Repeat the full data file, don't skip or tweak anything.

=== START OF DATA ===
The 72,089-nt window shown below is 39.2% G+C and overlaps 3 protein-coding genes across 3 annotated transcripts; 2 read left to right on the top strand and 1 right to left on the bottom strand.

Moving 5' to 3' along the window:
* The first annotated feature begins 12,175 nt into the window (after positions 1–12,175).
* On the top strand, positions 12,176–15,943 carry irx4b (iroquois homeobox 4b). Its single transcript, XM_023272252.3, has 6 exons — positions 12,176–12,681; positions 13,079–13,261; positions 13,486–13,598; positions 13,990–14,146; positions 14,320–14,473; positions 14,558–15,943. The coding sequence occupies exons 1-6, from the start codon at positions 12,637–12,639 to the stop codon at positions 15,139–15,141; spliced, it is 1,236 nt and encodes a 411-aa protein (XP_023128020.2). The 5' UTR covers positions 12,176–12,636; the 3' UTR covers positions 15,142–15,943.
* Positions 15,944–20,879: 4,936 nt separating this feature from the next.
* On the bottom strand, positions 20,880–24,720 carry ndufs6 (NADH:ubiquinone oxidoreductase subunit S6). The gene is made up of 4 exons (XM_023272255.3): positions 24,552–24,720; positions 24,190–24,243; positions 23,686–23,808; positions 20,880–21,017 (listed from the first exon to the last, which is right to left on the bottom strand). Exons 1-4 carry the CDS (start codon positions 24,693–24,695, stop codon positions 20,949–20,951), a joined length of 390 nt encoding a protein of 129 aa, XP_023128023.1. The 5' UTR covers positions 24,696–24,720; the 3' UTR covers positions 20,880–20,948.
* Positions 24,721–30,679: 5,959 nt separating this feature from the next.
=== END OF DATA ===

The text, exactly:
The 72,089-nt window shown below is 39.2% G+C and overlaps 3 protein-coding genes across 3 annotated transcripts; 2 read left to right on the top strand and 1 right to left on the bottom strand.

Moving 5' to 3' along the window:
* The first annotated feature begins 12,175 nt into the window (after positions 1–12,175).
* On the top strand, positions 12,176–15,943 carry irx4b (iroquois homeobox 4b). Its single transcript, XM_023272252.3, has 6 exons — positions 12,176–12,681; positions 13,079–13,261; positions 13,486–13,598; positions 13,990–14,146; positions 14,320–14,473; positions 14,558–15,943. The coding sequence occupies exons 1-6, from the start codon at positions 12,637–12,639 to the stop codon at positions 15,139–15,141; spliced, it is 1,236 nt and encodes a 411-aa protein (XP_023128020.2). The 5' UTR covers positions 12,176–12,636; the 3' UTR covers positions 15,142–15,943.
* Positions 15,944–20,879: 4,936 nt separating this feature from the next.
* On the bottom strand, positions 20,880–24,720 carry ndufs6 (NADH:ubiquinone oxidoreductase subunit S6). The gene is made up of 4 exons (XM_023272255.3): positions 24,552–24,720; positions 24,190–24,243; positions 23,686–23,808; positions 20,880–21,017 (listed from the first exon to the last, which is right to left on the bottom strand). Exons 1-4 carry the CDS (start codon positions 24,693–24,695, stop codon positions 20,949–20,951), a joined length of 390 nt encoding a protein of 129 aa, XP_023128023.1. The 5' UTR covers positions 24,696–24,720; the 3' UTR covers positions 20,880–20,948.
* Positions 24,721–30,679: 5,959 nt separating this feature from the next.